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Feds, union sue for hazard pay

The American Federation of Government Employees is leading a lawsuit on behalf of five federal employees seeking hazard pay bumps of 25 percent because of exposure to novel coronavirus while on the job.

The plaintiffs in the lawsuit work at the Departments of Veterans Affairs, Agriculture and the Bureau of Prisons. The organizers of the lawsuit are looking to obtain class action status for their complaint and secure hazard pay for all similarly situated federal employees. In a press release announcing the lawsuit, the union stated that "there are likely thousands of other federal employees who have been exposed to the coronavirus while performing their official duties and are entitled to hazard pay pursuant to federal law."

The suit specified that the plaintiffs had been exposed to "hazardous working conditions through the performance of their assigned duties" but were denied hazard pay. The lawsuit points out that federal law specifies a 25% danger pay allowance under the General Schedule. Among conditions that trigger danger pay is work around "virulent biologicals," defined in statute as "materials of micro-organic nature which when introduced into the body are likely to cause serious disease or fatality and for which protective devices do not afford complete protection."

Aubrey Melder, a correctional officer at a BOP facility in Oakdale, La., transported a prisoner infected with COVID-19 to a hospital despite having access to limited personal protective equipment.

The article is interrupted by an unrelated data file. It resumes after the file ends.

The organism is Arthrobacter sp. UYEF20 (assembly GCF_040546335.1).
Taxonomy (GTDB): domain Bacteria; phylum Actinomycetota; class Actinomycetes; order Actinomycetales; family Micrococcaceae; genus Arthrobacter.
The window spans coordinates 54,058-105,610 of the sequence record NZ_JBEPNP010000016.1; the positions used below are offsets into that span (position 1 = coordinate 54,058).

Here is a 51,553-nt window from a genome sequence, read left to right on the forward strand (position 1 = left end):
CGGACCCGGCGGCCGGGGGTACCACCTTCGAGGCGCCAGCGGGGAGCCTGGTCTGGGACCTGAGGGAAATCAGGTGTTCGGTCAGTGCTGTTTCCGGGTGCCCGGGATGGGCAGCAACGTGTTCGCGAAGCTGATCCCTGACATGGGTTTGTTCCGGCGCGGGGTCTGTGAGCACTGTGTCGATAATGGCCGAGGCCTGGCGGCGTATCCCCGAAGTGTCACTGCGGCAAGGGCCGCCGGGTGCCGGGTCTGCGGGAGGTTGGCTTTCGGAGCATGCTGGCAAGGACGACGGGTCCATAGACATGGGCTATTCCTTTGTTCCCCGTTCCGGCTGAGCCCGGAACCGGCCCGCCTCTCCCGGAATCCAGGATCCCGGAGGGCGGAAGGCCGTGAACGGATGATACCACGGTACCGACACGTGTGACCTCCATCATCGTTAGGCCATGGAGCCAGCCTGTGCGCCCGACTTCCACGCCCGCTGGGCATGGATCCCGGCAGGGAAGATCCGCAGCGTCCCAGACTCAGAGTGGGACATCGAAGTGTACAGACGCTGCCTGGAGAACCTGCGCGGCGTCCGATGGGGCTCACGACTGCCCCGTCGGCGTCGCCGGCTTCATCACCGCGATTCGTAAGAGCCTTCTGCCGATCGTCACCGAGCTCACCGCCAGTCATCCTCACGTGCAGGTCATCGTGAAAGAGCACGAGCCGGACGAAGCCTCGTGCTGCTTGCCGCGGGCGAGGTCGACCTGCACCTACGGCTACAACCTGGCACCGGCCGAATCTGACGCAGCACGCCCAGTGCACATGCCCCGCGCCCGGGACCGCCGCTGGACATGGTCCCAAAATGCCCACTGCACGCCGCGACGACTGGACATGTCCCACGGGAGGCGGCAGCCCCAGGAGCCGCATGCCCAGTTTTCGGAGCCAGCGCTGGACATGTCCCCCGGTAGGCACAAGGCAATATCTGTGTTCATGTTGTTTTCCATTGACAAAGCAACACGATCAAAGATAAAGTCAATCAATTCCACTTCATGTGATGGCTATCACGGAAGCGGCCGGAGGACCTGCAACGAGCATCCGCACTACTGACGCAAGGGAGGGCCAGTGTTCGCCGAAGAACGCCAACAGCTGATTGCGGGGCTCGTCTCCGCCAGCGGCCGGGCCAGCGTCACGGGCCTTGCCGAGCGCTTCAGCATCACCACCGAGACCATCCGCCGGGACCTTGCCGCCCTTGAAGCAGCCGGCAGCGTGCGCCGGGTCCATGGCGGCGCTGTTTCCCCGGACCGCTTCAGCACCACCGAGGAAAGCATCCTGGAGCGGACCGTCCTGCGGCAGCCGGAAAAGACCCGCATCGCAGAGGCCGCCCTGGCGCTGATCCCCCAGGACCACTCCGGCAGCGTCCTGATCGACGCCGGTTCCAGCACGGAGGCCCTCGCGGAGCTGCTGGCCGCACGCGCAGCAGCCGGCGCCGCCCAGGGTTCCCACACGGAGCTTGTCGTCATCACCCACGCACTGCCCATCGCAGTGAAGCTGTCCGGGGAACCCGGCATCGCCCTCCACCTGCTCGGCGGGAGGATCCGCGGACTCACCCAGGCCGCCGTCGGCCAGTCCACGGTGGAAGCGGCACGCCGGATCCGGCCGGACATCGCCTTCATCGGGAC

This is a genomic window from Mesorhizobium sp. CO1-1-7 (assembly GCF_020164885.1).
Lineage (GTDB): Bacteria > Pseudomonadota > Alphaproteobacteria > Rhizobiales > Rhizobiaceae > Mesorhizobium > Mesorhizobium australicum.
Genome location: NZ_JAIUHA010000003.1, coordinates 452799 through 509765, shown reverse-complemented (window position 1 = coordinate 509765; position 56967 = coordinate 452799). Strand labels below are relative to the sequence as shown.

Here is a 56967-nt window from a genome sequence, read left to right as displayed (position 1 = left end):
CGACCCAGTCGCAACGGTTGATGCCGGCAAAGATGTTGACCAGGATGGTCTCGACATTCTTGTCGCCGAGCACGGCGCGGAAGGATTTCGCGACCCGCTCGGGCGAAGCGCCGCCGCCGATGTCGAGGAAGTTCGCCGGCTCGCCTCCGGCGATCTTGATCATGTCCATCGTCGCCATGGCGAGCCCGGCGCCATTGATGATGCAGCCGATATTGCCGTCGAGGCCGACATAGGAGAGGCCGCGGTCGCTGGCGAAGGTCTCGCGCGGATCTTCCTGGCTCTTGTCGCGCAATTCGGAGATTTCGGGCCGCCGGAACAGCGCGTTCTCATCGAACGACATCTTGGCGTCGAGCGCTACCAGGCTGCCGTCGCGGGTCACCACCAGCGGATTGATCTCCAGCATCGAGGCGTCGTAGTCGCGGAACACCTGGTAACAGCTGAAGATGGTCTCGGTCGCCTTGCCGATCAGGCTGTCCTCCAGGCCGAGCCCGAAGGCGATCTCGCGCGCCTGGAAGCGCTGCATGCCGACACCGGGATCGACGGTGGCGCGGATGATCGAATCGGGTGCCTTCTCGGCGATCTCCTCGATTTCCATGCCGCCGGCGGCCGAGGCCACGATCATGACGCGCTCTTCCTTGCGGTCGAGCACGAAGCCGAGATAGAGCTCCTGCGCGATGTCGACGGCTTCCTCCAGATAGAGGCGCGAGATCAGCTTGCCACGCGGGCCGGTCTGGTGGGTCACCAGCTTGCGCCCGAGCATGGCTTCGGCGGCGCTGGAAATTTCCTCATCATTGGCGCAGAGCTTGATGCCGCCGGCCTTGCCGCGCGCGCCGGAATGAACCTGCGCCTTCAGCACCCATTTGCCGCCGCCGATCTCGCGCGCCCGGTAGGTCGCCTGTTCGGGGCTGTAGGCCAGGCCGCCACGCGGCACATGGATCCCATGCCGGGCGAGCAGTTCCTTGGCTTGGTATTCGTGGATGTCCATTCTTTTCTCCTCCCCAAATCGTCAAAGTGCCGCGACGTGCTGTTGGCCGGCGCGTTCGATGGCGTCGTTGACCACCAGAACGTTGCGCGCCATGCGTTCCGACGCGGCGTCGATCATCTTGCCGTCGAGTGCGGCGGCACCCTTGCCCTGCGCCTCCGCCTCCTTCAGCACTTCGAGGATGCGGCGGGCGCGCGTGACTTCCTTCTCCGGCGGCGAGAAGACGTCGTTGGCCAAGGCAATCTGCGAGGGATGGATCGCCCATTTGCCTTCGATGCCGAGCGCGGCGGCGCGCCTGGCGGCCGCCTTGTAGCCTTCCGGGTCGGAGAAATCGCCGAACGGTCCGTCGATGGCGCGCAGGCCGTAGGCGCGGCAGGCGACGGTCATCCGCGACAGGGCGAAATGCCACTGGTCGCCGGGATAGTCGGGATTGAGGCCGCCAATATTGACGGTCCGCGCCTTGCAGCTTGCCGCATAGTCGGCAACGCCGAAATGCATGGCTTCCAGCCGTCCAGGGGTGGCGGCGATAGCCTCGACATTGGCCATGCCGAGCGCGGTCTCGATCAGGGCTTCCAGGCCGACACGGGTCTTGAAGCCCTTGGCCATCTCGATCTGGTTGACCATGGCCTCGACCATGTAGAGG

AFGE said that as of March 27, 19 inmates and 4 staff at the Oakdale prison had tested positive for the coronavirus and that 48 inmates suspected of having the virus were in self-isolation or quarantine, though the prison had not officially performed a lockdown until March 21, "[allowing] almost 1000 inmates ...[to go] to their work assignments and [go] to the dining hall for their meals, despite COVID19 running rampant in the institution."

Jason Phillips, a diagnostic radiology technologist at a VA facility in Portland, Ore., performed a procedure on an infected patient with no protective equipment other than gloves. According to the complaint, Phillips was not told the patient had COVID-19.

"Each day front-line federal employees willingly risk their health and their families' health to provide critical services to the American people. It is our hope that the government does right by these employees and pays them the hazardous duty pay they've earned," AFGE National President Everett Kelley said in a statement.

Reader comments

Wed, Aug 5, 2020 Baltimore VA

As a Healthcare worker we are overly more stressed taking care covid patients. We are worried we may make a mistake and get exposed to the virus.

Tue, Mar 31, 2020

Weeks before we were advised to telework I informed my supervisor at HUD about OPM’s policy but I still had to perform inspections were people were sick. I was deathly ill and everyone in my family became ill. I travel 100% for work.

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2020 Digital Almanac

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